Maria Sullivan Vice President of Business Sales CDW
May 21 2010

The Cost of Downtime

Formulating a business continuity plan for downtime and supporting it with technology are initiatives that reap dividends.

So far, 2010 has brought blizzards, ice storms, tornadoes, floods, earthquakes and volcanic eruptions — and now hurricane season has begun. But as daunting as such catastrophes are to business, human error poses an even greater threat because it is more likely to occur than any natural disaster.

What happens if a backhoe slices a T-1 line, a misconfigured router brings down your e-commerce site, or an aging accounting server fails? Such mishaps demonstrate the critical need for a business continuity plan that will keep the company up and running. To minimize risk and guard against data loss, it’s imperative to implement a disaster recovery strategy and support it with appropriate technology.

Measuring Risk

Formulating a business continuity plan, getting stakeholders on board, and purchasing and deploying equipment takes time and money. But consider the consequences of not doing so should disaster strike: downtime, diminished productivity, data loss and damaged customer goodwill. It can take years to build a business, but only minutes to ruin its reputation.

The average midsize company suffers 16 to 20 hours of network, system or application downtime per year, according to IDC, at an average loss of $70,000 per downtime hour. Tell that to stakeholders, and you’ll get their attention.

Calculating the cost of downtime goes a long way toward justifying investments in resilient, redundant networks, hardware and systems. For a ballpark estimate on labor costs, determine the number of workers who would be affected, how much they would be affected and the average employee-cost-per-hour for an outage. For revenue loss, factor in gross yearly revenue, total yearly business hours and the percentage impact for varying outage hours.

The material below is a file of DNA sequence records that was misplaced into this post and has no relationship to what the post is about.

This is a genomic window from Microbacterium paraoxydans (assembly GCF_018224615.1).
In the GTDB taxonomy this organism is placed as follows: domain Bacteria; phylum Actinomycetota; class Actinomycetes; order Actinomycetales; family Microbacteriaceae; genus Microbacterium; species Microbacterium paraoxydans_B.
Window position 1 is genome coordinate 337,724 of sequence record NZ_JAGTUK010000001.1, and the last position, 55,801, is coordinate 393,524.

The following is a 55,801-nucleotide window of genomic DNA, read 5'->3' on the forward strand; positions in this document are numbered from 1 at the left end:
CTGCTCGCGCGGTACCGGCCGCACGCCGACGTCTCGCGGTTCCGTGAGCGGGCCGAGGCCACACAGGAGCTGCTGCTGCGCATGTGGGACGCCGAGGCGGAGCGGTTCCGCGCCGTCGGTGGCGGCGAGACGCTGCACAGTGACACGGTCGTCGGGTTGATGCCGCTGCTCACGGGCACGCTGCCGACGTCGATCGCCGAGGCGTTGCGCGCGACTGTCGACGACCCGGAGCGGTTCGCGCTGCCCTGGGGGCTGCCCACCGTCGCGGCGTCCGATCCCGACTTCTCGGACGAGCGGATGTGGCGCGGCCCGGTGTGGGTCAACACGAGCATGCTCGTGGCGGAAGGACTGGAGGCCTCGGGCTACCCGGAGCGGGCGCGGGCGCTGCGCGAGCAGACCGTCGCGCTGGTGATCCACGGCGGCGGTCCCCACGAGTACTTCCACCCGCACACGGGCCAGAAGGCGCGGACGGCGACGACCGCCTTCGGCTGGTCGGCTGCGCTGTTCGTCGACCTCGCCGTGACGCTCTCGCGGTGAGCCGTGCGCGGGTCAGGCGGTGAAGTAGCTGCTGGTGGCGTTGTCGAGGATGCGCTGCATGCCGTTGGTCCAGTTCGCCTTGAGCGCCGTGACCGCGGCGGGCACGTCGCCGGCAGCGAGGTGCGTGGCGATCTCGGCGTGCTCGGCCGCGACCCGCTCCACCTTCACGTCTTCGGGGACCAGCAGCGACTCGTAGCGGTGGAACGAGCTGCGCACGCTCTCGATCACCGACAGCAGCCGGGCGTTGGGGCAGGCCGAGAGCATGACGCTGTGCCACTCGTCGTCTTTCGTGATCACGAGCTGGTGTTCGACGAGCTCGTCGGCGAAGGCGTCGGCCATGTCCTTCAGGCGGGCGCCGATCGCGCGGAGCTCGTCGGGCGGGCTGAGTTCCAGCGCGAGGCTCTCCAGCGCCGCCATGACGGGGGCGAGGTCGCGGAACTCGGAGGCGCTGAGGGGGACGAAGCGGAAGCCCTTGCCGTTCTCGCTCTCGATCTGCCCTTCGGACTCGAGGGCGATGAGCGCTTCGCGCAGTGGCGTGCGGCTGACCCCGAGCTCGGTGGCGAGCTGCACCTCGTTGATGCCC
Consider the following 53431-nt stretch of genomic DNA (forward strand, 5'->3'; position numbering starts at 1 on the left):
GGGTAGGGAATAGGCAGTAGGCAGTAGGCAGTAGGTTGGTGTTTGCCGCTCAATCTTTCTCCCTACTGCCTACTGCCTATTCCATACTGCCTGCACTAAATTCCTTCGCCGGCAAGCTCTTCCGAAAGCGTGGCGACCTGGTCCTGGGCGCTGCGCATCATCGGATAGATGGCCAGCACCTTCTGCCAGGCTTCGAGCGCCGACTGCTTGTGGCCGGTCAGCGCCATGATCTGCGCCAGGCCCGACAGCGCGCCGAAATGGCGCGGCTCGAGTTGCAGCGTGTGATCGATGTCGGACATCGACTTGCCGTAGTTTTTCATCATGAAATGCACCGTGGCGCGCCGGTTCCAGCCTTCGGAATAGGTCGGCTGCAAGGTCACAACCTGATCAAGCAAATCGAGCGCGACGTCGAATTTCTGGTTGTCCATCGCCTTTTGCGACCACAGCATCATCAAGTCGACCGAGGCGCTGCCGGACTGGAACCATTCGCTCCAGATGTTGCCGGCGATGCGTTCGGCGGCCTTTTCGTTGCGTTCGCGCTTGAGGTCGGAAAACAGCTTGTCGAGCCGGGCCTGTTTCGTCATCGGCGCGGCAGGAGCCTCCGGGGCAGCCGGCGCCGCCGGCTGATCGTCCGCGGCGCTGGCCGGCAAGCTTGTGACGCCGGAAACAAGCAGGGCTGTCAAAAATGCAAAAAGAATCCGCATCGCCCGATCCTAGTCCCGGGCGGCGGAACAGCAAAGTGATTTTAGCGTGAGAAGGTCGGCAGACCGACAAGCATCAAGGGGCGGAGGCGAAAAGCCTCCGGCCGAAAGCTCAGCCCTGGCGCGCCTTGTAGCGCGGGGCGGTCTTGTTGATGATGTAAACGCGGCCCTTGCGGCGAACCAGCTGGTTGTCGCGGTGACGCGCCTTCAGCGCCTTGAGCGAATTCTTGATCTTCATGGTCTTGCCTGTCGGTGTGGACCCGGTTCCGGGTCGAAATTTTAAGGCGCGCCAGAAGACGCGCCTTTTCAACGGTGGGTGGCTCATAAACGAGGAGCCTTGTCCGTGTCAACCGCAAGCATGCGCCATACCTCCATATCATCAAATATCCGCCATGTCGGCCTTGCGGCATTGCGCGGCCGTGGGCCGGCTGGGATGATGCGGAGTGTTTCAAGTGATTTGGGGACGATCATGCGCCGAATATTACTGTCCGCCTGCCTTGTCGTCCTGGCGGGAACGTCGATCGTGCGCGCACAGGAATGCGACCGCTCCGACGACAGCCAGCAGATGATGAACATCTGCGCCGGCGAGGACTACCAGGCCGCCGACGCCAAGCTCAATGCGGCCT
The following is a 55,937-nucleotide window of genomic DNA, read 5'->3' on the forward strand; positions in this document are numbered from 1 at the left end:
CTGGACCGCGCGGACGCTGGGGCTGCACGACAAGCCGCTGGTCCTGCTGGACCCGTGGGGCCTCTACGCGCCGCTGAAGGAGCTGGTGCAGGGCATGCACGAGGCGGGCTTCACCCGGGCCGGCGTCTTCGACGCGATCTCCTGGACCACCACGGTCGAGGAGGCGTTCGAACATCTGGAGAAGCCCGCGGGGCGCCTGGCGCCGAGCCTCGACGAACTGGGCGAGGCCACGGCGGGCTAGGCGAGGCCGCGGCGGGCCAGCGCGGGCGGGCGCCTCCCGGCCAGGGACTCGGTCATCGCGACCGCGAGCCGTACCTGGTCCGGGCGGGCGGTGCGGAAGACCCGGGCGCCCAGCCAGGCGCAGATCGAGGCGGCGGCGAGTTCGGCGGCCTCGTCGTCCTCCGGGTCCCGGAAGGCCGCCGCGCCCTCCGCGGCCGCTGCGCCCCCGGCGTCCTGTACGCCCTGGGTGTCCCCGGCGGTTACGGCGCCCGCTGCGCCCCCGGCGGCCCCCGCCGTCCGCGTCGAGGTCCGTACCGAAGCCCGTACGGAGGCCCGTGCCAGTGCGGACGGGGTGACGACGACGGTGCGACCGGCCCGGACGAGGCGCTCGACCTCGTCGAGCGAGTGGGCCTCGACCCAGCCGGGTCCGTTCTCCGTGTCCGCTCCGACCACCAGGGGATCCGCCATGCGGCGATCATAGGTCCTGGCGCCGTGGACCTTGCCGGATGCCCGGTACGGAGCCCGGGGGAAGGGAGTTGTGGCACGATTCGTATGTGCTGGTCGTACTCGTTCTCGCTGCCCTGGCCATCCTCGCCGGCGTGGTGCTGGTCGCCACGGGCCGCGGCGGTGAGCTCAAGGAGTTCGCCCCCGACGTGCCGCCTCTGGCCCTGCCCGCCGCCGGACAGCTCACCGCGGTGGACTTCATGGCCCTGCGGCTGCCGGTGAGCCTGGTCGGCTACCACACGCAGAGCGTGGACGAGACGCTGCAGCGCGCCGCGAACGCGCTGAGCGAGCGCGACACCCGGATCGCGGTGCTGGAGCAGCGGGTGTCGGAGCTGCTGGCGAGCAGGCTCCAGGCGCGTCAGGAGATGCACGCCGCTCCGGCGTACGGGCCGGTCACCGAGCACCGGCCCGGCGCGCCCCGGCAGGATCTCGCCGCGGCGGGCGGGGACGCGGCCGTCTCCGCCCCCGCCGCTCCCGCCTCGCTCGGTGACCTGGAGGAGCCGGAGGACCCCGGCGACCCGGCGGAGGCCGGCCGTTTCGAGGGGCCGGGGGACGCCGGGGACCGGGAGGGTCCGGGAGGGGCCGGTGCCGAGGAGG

In the long run, the cost of investing in business continuity and conducting disaster drills can pay huge dividends. What’s more, many of the technologies that aid resilience and disaster recovery are ones that companies can benefit from on a daily basis. Desktop and server virtualization ease administration; network and systems management provide a cohesive view of the enterprise; and secondary connections can be used to replicate backup data to another site. That means you can immediately start to recoup a return on your investment.

Many of the technologies that aid resilience and disaster recovery are ones that companies can benefit from on a daily basis.

“You can look at business continuity as a cost or overhead to the business similar to an insurance protection policy, or you can view it as a business enabler,” says Greg Schulz, founder and senior analyst of the Server and StorageIO Group. “The choice is yours.”

Putting a plan to minimize downtime in place does take time and effort, but so do most things worth having. Should disaster strike, nobody in your organization will doubt for one second that business continuity was a wise use of company resources.

Maria Sullivan is vice president of business sales at CDW.



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